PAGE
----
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More than dreams

September 29, 1987



A SHORT time ago I had a dream. The thought of it has remained. There was hatred, conflict, and tyranny in a city. These were overcome as a handful of people continued to pray and refused to consent to the terror. Are dreams of such victories the stuff of fantasy? It's an important question. The dream I had would be nothing more than fantasy if there were no solid, spiritual aspirations in us that indicate the reality of man's oneness with God.

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As is sometimes the case in the Bible, metaphors like those of dreams can point us toward spiritual reality. In the Old Testament, Jacob had a vision of angels that marked a turning point in his life. Joseph, perplexed about Mary, had a vision that opened his eyes to the holy experience he would witness in the birth of Jesus. And Peter, struggling over whether the Gentiles had a proper place in the early Christian Church, had a vision that resolved the question in favor of spiritual receptivity over merely dogmatic tradition.

There is a cynicism that discounts spiritual illumination, perhaps fearing that spiritual hope and perceptions are unequal to the harsh extremes of human experience. But when cynicism disparages the strength of spiritual insight and understanding -- especially in regard to visions of God's omnipotence in the affairs of mankind -- it's a flawed and shortsighted belief. There's Christian and spiritual realism in the wide-awake moral courage that confronts evil and refuses to assign the destiny of man to the presumed grip of evil influences.

Certainly we don't need fantasies. We don't need dreams or visions that leave us ensnared in disillusionment, alienation, despair, or worldly ambition. But there are spiritual perceptions that stir and move us to healing and Christly reconciliation. They grow out of prayer that longs for spiritual direction.

We can emerge from the materialism and cynicism that imprison our lives. A brief counsel in Science and Health with Key to the Scriptures by Mary Baker Eddy, the Discoverer and Founder of Christian Science, marks the way. ``Emerge gently from matter into Spirit,'' it advises. ``Think not to thwart the spiritual ultimate of all things, but come naturally into Spirit through better health and morals and as the result of spiritual growth.''1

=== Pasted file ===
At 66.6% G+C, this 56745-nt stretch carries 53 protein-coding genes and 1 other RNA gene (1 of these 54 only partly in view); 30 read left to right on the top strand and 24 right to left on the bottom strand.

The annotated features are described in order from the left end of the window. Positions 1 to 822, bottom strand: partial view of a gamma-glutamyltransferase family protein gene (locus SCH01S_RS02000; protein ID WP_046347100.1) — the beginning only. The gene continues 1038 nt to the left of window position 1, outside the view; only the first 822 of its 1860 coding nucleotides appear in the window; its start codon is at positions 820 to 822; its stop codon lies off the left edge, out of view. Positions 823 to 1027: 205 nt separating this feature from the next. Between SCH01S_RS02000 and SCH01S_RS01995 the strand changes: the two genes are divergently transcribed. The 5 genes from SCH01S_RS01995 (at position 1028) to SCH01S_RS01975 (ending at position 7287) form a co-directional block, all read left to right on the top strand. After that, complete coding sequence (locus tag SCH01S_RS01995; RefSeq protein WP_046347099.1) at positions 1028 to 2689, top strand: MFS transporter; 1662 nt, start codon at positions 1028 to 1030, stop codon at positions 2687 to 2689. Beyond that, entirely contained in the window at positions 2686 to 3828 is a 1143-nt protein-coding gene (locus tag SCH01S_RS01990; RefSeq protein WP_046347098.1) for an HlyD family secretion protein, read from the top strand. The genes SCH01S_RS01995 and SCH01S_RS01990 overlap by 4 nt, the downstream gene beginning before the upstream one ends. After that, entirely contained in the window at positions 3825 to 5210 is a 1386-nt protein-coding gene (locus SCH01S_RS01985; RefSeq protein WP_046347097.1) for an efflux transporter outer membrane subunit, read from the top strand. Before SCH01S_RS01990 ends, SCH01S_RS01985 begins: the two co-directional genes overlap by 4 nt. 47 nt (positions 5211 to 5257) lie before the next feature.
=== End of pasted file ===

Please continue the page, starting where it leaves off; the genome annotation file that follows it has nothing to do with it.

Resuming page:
The emergence from matter into Spirit comes not only from large, sometimes dramatic events, but more often from almost-unnoticed choices and judgments that we make daily. Read the writings of the Apostle Paul. There was indeed one giant event in his life. It was a vision that stopped him in his tracks. It redirected the course of his life. It led to his healing of physical and spiritual blindness. But beyond that, he made countless choices not to turn back because of disappointment, failure, ignorance, or personal limitations. He never abandoned the radical Christianity that first revealed to him the perfectibility of man that appears as Christ dawns in human consciousness. The way Paul said it, at one point, was simple: ``For we are saved by hope.''2

There is hope in Christian Science. A hope born of understanding that God is infinite Mind and that man is the expression of this divine Mind and that this reality must increasingly come to light. Christ is the divine message from God that man is His son. Christ causes us to foresee the reality of infinite Love, of pure Mind, and in so doing brings healing to our lives. Christ causes transformation in us and changes in the world.

Spiritual reality may burst upon human consciousness in bright moments and in healings of dramatic import. But it also comes silently -- gradually but irreversibly uplifting what we love and most want from Life.

Farseeing prophets of great spiritual sensitivity are needed today. Our emergence out of matter into the reality of Spirit's creation has begun, even if slightly, when we feel within us a hunger for something more than we now understand of God. We can have the vision of God's infinite nature expressed through man and proved in Christianly scientific healing of personal and social ills. Long to see more of that vision fulfilled in your life, and you'll discover God providing what's needed to bring it to pass.

1Science and Health, p. 485. 2Romans 8:24. This article is a condensed version of an editorial that appeared in the July 20 issue of the Christian Science Sentinel. DAILY BIBLE VERSE Where there is no vision, the people perish. Proverbs 29:18